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3.

What is Disney trying to accomplish by assigning a higher value to the liabilities


and how did they do it?

According to the article Disney, by assigning a higher value to the liabilities, the
increased value of liabilities ($2.9 billion) were included into tax-deductible business
expenses, giving the company the tax benefit of around $1 billion. The $2.9 billion of
additional liabilities was poured into the “accounts payable and accrued liabilities line”
on Disney’s balance sheet in connection with the merger and represents loss reserves
and other liabilities added in the name of purchase accounting. Therefore it helped
disney’s undisclosed reserve more flexibility giving them a tool to manipulate their stock
price.

Agree why or why not?

We don’t necessary agree with Disney because Disney’s booking of these additional
liabilities related to the network’s future programming commitments as part of
accounting for the merger as a purchase was simply not permissible under GAAP.
“Commitments” is a generic term; all undertakings are commitments. Most are so
ordinary, ongoing and of relatively modest proportions that no special attention is given
to them by accountants. Where, however, they are long-term and substantial, some
notice may be given to them, generally in the footnotes to the financial statements.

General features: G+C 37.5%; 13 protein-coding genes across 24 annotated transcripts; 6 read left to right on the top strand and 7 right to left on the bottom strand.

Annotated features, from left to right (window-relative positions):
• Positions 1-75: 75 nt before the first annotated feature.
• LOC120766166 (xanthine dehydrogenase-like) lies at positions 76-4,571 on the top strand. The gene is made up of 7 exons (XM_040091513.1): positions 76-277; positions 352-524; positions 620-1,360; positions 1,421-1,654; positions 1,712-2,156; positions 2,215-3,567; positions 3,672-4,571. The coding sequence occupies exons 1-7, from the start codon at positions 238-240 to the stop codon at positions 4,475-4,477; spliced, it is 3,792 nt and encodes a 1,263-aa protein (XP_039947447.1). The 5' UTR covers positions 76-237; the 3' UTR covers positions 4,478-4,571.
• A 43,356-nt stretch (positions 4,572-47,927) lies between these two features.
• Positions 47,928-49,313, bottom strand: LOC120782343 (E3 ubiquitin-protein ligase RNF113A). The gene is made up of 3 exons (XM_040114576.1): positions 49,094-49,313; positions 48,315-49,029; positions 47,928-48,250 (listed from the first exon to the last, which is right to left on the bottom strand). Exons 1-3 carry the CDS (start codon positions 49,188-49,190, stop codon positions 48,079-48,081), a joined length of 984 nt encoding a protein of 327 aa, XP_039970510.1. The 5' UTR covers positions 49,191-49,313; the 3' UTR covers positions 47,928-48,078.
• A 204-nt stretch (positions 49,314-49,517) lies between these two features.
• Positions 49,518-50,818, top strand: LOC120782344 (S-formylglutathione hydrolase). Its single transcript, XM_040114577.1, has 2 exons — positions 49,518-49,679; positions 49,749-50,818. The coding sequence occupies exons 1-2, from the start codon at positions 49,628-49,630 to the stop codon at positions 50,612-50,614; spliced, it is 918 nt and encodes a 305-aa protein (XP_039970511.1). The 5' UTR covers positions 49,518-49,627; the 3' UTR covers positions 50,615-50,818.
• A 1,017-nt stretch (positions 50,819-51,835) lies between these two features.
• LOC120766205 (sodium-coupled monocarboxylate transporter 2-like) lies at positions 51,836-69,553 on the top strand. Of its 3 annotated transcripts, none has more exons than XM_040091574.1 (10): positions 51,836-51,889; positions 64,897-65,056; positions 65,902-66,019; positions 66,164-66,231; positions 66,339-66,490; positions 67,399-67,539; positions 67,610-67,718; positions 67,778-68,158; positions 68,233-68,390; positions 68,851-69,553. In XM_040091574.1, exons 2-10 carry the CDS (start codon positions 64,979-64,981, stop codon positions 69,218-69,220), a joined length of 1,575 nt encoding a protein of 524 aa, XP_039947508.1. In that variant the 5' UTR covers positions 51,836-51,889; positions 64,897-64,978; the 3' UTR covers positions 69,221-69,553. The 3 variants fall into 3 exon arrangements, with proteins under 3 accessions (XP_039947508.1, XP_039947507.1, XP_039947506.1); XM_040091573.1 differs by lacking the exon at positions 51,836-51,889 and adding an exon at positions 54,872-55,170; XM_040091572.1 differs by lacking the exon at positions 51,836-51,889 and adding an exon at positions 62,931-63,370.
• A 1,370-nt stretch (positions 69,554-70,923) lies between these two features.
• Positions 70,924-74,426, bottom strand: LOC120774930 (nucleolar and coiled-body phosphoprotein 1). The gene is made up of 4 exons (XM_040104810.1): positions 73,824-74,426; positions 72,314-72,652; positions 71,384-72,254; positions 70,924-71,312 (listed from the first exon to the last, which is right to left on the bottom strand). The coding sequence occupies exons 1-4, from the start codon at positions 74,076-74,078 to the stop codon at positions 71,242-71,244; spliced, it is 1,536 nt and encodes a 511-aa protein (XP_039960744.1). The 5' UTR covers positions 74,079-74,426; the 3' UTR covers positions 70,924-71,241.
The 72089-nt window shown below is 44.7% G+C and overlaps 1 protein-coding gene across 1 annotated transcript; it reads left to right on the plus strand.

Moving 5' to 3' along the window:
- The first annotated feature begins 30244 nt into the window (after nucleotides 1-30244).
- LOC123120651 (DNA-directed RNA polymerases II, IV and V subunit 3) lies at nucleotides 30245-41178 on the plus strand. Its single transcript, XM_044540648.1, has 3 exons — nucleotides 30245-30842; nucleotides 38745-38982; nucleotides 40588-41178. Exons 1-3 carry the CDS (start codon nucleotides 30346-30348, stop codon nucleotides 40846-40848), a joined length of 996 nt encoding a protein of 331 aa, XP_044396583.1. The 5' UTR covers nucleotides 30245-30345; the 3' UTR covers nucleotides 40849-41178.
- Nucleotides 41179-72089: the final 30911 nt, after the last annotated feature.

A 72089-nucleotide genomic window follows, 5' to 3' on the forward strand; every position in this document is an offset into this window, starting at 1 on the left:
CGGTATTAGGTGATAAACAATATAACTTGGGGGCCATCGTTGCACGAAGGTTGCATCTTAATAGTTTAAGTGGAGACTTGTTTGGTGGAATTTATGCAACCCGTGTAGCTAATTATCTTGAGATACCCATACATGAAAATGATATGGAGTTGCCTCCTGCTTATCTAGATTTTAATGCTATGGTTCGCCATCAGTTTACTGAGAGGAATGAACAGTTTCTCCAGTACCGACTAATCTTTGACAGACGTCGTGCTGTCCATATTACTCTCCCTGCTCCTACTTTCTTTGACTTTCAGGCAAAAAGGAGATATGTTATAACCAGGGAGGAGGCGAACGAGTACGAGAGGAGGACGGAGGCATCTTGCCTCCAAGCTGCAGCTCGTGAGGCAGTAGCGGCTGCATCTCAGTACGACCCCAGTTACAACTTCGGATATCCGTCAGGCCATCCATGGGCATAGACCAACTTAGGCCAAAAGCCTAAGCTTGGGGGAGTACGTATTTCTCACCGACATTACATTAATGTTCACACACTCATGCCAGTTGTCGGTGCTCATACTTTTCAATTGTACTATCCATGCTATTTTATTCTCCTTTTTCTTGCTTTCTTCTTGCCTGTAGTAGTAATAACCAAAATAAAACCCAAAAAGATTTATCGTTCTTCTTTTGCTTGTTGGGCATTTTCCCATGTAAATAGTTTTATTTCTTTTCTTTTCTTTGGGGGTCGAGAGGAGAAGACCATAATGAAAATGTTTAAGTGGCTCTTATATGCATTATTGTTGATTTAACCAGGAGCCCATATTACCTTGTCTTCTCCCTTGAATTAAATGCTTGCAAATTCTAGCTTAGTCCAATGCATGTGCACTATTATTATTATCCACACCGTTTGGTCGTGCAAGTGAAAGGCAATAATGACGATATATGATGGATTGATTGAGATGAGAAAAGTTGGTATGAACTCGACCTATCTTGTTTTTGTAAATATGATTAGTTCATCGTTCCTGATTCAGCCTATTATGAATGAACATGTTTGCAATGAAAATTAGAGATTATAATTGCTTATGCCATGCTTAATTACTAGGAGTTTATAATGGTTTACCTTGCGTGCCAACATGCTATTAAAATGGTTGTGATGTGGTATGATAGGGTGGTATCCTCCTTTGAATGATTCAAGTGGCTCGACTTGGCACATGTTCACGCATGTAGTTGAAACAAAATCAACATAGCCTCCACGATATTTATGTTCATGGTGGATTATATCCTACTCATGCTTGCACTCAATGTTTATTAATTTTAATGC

In our opinion Disney’s reserve for the discounted value of the network’s programming
commitments wouldn’t qualify as a contingent liability under FASB statement 5. FASB 5
provides guidance in assessing the probability of an event’s occurence. Events are
classified into one of three groups: probable, reasonably possible, and remotely
possible. If the amount cannot be reasonably estimated, then note disclosure should be
provided.

How did it help the income statement?

Disney made a couple of unheralded adjustments to its books, including DIsney dipping
into it’s $2.5 billion reserve to cushion earnings. Without explanation the year end value
for the asset dubbed “TV and Film costs” that had been retroactively decreased by $653
million form the amounts listed in Disney’s fiscal ’96 annual report. Even though this
didn’t involve any changes to the income statement Disney laid the groundwork for
enhancing earnings in the future. The $653 million of costs should have been written off
against its $2.5 billion reserve. That way the operating income in future periods wouldn’t
be burdened with the amortization of the networks costs.
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Disney engaged Price Waterhouse to carry out those evaluations, Giesecke said, and
when the work was completed, “We determined that the fair value of a certain number of
these commitments was negative and we recorded a corresponding liability.

4.

Since market price is the composite of forecasts and guesses, and analyses of
individuals, and corporations that deal in the market each day, we can interpret the
dropping of the price the market reaction shows the pessimism about the effect of the
Briloff’s article in Barron’s.
Because Disney’s high stock price was based on manipulation of earnings by creating
contingent liabilities. The market reacted immediately after the article have pointed out
this manipulation.

Therefore, the drop of stock price reflects the market efficiency fairly, evidencing the
decrease of Disney’s stock price after the published article. The market followed semi-
strong market efficiency hypothesis; public information is impounded to the stock price.

In conclusion, Disney, through the agency of accounting, has adeptly masked the
negative impact of its CAP Cities/ABC acquisition on it’s earnings over the past two
years. But even accounting magic has its limits: From here on, the true picture will
become very much clearer.